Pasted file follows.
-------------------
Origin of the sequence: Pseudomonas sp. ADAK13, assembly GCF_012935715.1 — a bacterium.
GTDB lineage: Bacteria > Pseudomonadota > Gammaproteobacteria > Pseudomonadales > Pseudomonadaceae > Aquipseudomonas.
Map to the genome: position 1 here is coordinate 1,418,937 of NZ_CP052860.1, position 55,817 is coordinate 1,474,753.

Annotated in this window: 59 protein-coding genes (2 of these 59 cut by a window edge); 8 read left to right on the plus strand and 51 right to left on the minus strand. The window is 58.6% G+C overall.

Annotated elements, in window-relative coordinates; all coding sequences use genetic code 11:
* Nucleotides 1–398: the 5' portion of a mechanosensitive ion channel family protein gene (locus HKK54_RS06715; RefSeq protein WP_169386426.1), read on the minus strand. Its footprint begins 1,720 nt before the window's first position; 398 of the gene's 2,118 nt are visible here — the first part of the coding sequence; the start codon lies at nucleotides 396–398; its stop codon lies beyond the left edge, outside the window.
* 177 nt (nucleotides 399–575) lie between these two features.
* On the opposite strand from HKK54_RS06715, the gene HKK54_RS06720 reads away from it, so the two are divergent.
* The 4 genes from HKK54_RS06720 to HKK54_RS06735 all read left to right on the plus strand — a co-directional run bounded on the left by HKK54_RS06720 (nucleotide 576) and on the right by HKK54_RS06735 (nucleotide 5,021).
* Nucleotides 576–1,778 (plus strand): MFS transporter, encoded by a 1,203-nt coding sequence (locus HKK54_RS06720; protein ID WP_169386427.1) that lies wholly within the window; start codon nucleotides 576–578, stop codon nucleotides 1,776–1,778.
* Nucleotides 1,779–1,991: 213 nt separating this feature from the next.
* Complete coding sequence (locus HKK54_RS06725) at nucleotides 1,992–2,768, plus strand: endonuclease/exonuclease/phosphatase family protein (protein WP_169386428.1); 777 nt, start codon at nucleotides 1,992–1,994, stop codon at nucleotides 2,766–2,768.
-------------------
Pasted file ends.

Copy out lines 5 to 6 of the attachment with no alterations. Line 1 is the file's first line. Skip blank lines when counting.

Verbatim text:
Annotated elements, in window-relative coordinates; all coding sequences use genetic code 11:
* Nucleotides 1–398: the 5' portion of a mechanosensitive ion channel family protein gene (locus HKK54_RS06715; RefSeq protein WP_169386426.1), read on the minus strand. Its footprint begins 1,720 nt before the window's first position; 398 of the gene's 2,118 nt are visible here — the first part of the coding sequence; the start codon lies at nucleotides 396–398; its stop codon lies beyond the left edge, outside the window.